I went to see the movie SELMA last night, and it excelled at serving as an agent of empathy, an educational resource, a reminder of the struggle for Civil Rights, and it put a soul to the names that history has memorialized. Much praise has been given to David Oyelowo, whose best moment is in his rendering of King’s speech in Montgomery. However, other stand-out performances for me are Carmen Ejogo as Coretta Scott-King and Tom Wilkinson as Lyndon B. Johnson. King’s interactions with these two built so much tension and suspense in a historical narrative where we already know the outcome.
In terms of cinematography, editing, and artistic merit, the movie was just okay. It could have used another round on the cutting room floor, the ending is messy, the framing of the shots is amateur at times, and a lot of the shots were blurry. It probably won’t get any Oscars, unless the Academy is trying to make a statement, but it is no less worthy of being named one of the best films of 2014.
However, I’m pretty sure that Ava DuVernay has made history, not only as the director of the first major motion picture about Martin Luther King, Jr or as the first black woman nominated for a Best Director Golden Globe. I’m pretty sure she is the first director in history to show a group of girls get blown up by a bomb and have their bodies engulfed by flames until their body parts were in pieces scattered across the rubble of what once was a church in Birmingham. She did it beautifully. In a time where violence in film and television has ceased to be jarring, Ava DuVernay shocked me.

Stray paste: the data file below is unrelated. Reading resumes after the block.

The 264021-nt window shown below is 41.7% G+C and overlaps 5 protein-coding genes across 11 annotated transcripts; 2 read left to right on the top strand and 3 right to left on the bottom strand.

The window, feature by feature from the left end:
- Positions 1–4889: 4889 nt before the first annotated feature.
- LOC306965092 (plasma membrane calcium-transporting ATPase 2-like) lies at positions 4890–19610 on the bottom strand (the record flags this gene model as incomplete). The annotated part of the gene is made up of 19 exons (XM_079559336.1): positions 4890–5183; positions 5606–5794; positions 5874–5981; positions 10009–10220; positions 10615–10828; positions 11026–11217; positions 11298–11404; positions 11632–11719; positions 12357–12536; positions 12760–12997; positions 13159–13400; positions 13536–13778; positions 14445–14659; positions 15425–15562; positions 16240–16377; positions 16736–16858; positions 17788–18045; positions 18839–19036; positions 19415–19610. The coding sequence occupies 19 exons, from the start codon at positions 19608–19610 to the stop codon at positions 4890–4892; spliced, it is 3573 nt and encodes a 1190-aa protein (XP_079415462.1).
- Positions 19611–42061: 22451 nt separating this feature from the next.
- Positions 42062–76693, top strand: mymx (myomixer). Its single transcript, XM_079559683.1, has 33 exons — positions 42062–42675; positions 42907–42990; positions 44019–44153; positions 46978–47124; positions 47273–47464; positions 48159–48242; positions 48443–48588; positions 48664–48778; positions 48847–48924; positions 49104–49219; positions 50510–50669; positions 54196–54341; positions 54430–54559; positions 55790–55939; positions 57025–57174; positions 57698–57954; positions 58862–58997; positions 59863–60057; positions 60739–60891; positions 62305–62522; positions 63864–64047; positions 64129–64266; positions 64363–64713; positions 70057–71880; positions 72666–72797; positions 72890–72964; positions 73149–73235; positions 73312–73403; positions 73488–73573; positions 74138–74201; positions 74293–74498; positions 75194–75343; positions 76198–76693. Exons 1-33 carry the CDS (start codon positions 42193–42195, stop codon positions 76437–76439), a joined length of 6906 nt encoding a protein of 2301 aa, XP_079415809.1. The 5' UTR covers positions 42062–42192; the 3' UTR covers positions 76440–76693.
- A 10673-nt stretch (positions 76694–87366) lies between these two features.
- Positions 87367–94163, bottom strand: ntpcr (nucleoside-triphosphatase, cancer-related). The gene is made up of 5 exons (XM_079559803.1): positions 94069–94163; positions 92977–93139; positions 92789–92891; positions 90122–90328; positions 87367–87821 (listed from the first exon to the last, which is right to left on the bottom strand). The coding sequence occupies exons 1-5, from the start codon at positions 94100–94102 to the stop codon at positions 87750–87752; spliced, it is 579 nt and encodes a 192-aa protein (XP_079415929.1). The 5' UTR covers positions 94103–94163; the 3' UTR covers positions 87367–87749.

Then, beyond the shock, she moved me to tears. There is a scene where Dr. King is preaching the funeral of a young marcher named Jimmy Lee Jackson, and he later talks to Jackson’s grandfather who could not be more devastated by his grandson’s murder. I wish I could find the text to that funeral speech where he repeatedly asks “Who killed Jimmy Lee Jackson?” It was exquisite. In that moment, you feel and see on screen how Michael Brown, Jordan Davis, Kendrick Johnson, Trayvon Martin, Sean Bell, Eric Garner, and Oscar Grant’s families felt. This age-old tale of racism and brutality against black men was too timely.
Today, Selma, Alabama is very much a place that time has forgotten. But, I hope that the stories of the people who marched across the Edmund Pettus Bridge will continue to have life. I’m not sure if people today are willing to march 50 miles and work tirelessly for 15, 20, or 30 years for their own freedom, but I hope that people of color will make more of an effort to vote after seeing what their ancestors went through for them to be able to have a say in how they are governed.